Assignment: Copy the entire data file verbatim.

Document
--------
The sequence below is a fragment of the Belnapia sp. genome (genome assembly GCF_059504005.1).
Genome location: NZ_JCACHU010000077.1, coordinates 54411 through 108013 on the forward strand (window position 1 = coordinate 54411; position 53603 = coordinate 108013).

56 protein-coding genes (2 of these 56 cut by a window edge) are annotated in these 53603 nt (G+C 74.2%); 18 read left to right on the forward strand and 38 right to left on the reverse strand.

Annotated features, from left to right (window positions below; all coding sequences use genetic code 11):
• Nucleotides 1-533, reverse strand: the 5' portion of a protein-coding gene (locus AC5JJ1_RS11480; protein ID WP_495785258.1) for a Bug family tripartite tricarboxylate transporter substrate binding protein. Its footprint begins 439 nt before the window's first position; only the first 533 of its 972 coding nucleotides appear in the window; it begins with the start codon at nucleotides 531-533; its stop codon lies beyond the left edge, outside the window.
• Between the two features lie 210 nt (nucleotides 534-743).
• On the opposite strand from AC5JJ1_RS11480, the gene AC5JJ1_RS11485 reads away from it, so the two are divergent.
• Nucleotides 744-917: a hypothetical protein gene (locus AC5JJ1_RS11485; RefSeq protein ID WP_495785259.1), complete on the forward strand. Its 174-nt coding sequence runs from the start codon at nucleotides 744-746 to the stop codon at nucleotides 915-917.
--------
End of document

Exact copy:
The sequence below is a fragment of the Belnapia sp. genome (genome assembly GCF_059504005.1).
Genome location: NZ_JCACHU010000077.1, coordinates 54411 through 108013 on the forward strand (window position 1 = coordinate 54411; position 53603 = coordinate 108013).

56 protein-coding genes (2 of these 56 cut by a window edge) are annotated in these 53603 nt (G+C 74.2%); 18 read left to right on the forward strand and 38 right to left on the reverse strand.

Annotated features, from left to right (window positions below; all coding sequences use genetic code 11):
• Nucleotides 1-533, reverse strand: the 5' portion of a protein-coding gene (locus AC5JJ1_RS11480; protein ID WP_495785258.1) for a Bug family tripartite tricarboxylate transporter substrate binding protein. Its footprint begins 439 nt before the window's first position; only the first 533 of its 972 coding nucleotides appear in the window; it begins with the start codon at nucleotides 531-533; its stop codon lies beyond the left edge, outside the window.
• Between the two features lie 210 nt (nucleotides 534-743).
• On the opposite strand from AC5JJ1_RS11480, the gene AC5JJ1_RS11485 reads away from it, so the two are divergent.
• Nucleotides 744-917: a hypothetical protein gene (locus AC5JJ1_RS11485; RefSeq protein ID WP_495785259.1), complete on the forward strand. Its 174-nt coding sequence runs from the start codon at nucleotides 744-746 to the stop codon at nucleotides 915-917.